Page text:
The Elevation Infinity 2.0 comes in black and deep fjord (pictured) and, like other premium Helly ski jackets, also features its Life Pocket Plus, which uses Aerogel insulation to help keep your phone from getting too cold, thus preserving its battery.

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Year in and year out, Stio’s Environ Jacket is one of its best-selling products and one of the better shells I’ve tested. Available in several color options along with a companion ski pant, Stio says it’s revamped the Environ this year with “recycled fabric, improved fit and a host of features including a forearm RFID pass pocket, Cohaesive hood adjust and a reengineered powder skirt.”

The jacket features Dermizax fabric that’s highly waterproof yet offers good breathability while protecting you from the elements. It also has just the right amount of amply sized pockets, and it isn’t too stiff. Like with all shells, on colder days, you’ll want to wear a warm mid layer or two under this jacket. The Environ is available in both men’s and women’s versions.

Awesome midlayers for skiers

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Made with recycled insulation, the Fireball Lite is a lightweight jacket that’s relatively warm for how thin it is and also has stretch Thermo Grid side and underarm panels that allow for more comfortable range of motion. While it can be worn just as an outer layer (the integrated hood does help increase the warmth factor), It’s designed to be worn snugly and runs a little small. That tight makes it a good midlayer to wear under a shell or parka on colder days.

Screenshot by David Carnoy/CNET

Available in five different color options, Outdoor Research’s SuperStrand LT jacket features VerticalX SuperStrand synthetic insulation that’s lightweight and packs down nicely. I’ve tried the SuperStrand LT Hoodie ($20 more), and the first thing you notice about it is that’s it’s warmer than you think it would be given how light it is.

Outdoor Research says that the new VerticalX SuperStrand insulation technology is made of “super-insulating polyester strands which have the best properties of down and synthetic” and “use the air to maintain their high loft and hold in warmth.”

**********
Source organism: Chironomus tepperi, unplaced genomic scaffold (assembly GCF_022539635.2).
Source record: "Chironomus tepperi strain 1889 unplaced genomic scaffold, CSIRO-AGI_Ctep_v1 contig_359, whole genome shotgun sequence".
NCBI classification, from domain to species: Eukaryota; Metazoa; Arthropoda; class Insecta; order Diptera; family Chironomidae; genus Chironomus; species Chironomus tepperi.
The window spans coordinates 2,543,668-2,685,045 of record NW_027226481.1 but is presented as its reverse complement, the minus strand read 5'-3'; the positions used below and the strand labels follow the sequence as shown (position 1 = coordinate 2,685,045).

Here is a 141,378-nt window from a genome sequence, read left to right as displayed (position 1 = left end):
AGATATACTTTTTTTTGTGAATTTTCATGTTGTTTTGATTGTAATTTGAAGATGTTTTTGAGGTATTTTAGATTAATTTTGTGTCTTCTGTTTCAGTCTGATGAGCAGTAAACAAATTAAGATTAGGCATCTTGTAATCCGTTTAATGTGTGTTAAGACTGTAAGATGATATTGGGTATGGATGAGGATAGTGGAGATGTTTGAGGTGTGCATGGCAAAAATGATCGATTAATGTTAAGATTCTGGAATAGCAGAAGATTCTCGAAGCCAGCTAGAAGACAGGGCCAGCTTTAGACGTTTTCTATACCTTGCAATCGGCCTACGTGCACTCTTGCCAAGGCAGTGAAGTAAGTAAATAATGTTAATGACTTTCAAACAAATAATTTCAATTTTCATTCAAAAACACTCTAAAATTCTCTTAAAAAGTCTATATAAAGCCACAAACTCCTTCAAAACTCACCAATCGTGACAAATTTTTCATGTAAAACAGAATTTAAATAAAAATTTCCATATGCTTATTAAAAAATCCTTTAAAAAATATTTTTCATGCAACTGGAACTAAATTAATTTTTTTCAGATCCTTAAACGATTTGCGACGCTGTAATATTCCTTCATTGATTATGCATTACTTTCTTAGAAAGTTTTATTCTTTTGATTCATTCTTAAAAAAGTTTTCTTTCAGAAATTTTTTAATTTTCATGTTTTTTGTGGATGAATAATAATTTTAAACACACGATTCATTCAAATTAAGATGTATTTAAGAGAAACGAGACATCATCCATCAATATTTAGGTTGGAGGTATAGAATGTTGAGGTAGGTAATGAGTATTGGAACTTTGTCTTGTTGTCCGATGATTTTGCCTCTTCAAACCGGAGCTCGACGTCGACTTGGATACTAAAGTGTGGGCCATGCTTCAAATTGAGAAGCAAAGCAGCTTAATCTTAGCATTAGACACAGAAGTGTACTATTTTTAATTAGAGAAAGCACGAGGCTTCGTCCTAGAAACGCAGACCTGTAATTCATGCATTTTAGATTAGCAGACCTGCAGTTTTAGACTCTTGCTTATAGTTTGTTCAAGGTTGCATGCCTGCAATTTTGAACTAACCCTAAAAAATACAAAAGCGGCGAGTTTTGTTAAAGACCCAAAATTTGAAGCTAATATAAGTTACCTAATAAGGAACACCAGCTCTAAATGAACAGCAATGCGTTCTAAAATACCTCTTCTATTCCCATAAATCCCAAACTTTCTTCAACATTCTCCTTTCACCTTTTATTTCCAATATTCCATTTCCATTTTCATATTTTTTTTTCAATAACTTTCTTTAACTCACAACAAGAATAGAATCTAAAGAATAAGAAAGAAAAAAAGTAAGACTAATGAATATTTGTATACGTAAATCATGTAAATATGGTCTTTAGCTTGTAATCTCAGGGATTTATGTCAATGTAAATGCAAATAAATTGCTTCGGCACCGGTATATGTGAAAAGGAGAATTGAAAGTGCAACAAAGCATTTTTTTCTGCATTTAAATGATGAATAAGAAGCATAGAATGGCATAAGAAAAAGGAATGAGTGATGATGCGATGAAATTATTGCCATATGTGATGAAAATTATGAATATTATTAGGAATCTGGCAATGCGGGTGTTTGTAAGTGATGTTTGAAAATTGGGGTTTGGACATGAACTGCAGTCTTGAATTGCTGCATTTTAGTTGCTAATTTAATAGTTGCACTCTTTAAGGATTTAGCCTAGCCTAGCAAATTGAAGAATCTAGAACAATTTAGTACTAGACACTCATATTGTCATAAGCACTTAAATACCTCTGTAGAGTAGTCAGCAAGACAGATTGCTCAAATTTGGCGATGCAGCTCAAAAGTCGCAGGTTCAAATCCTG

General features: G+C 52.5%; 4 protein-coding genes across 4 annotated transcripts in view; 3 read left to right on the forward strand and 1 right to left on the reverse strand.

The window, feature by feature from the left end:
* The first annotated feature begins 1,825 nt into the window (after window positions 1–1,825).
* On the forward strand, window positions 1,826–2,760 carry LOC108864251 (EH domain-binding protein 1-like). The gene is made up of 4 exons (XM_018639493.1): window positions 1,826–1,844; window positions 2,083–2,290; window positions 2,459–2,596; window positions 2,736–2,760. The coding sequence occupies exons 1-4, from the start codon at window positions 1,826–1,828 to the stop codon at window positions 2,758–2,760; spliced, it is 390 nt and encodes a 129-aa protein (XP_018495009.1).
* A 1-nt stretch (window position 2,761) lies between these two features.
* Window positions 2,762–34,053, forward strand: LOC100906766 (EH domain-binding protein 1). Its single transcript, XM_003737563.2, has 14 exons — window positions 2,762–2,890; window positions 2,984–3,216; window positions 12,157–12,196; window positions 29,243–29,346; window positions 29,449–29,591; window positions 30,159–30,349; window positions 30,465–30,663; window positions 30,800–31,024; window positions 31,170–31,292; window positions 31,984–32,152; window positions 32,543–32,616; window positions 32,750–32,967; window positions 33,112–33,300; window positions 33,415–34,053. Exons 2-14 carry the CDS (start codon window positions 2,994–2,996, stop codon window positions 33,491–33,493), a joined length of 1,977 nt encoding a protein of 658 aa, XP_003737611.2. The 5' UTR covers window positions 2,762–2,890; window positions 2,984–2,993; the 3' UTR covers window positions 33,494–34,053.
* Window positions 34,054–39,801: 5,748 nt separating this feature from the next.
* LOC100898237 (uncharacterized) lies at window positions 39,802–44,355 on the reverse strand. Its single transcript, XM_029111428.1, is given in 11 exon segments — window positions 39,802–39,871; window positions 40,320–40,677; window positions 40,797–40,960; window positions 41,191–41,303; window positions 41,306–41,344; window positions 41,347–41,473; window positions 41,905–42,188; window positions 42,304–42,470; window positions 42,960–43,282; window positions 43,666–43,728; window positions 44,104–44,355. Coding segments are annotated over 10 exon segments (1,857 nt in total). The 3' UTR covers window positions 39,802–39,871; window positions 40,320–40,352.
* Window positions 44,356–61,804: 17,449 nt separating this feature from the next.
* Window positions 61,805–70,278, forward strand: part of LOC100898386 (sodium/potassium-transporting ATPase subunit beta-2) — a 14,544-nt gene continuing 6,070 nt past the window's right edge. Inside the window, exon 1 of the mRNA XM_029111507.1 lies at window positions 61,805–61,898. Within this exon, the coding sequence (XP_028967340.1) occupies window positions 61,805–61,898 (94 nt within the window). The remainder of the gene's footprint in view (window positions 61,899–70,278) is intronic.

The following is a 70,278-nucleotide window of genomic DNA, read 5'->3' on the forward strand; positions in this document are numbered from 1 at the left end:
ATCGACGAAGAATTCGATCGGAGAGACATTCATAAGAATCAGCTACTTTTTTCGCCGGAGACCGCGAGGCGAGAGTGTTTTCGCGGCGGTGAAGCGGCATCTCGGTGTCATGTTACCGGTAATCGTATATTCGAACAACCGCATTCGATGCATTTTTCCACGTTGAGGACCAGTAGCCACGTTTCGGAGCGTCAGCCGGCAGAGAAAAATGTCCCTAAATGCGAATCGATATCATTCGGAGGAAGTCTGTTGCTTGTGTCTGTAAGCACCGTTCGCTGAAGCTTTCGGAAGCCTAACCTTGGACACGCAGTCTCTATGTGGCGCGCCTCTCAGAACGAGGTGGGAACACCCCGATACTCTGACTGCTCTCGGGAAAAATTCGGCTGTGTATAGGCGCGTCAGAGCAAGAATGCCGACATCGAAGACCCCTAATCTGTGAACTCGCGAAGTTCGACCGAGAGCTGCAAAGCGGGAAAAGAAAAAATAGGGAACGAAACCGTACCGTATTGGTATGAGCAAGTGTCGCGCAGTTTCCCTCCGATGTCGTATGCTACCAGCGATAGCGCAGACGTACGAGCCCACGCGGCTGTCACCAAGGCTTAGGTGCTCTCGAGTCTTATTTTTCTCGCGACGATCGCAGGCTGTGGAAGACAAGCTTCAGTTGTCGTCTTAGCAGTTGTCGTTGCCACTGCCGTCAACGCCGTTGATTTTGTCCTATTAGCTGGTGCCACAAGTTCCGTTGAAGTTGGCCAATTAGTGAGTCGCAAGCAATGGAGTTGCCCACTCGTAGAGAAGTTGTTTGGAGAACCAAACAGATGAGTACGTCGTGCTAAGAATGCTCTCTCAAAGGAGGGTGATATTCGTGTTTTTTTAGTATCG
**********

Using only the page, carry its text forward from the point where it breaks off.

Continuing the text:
The jacket is also available in a women’s version. Both are constructed of eco-friendly Bluesign-certified materials. 

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Ibex

Ibex, which is known for its high-tech merino wool garments, describes its Wool Aire Hoodie as having “backcountry performance with frontcountry style.” Available in a few colors and both men’s and women’s options, it’s a puffy jacket that’s not all that puffy but is lightweight, comfortable (it has some stretch to it) and can be used as either a midlayer on cold days or outer layer on not-so-cold days.

It’s constructed of eco-friendly Bluesign-certified materials and is wind- and water-resistant. Also worth noting: It packs up into its chest pocket, which makes it travel-friendly.

Best packs for skiers

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Whether you’re skinning up the mountain or just doing laps on high-speed lifts, the Mystery Ranch D-Route is a lightweight yet durable pack that has two main pockets and comes in a couple of nifty color options. It’s also hydration reservoir compatible. 

Amazon

This product comes at the recommendation of CNET editor Justin Jaffe, who lives in New England. He writes:

“As Covid surged again this winter, I’ve taken up alpine touring: skinning up a mountain and skiing down. The benefits are considerable — you can often get by without a lift pass and it delivers a much more rewarding cardio workout than pure downhill skiing. This highly adjustable USWE backpack has become an essential tool for me, providing the right amount of space for gear as well as an insulated water bladder that has never once frozen up. And there is a strap and pocket for everything, from goggles to helmet to skis. Highly recommended.”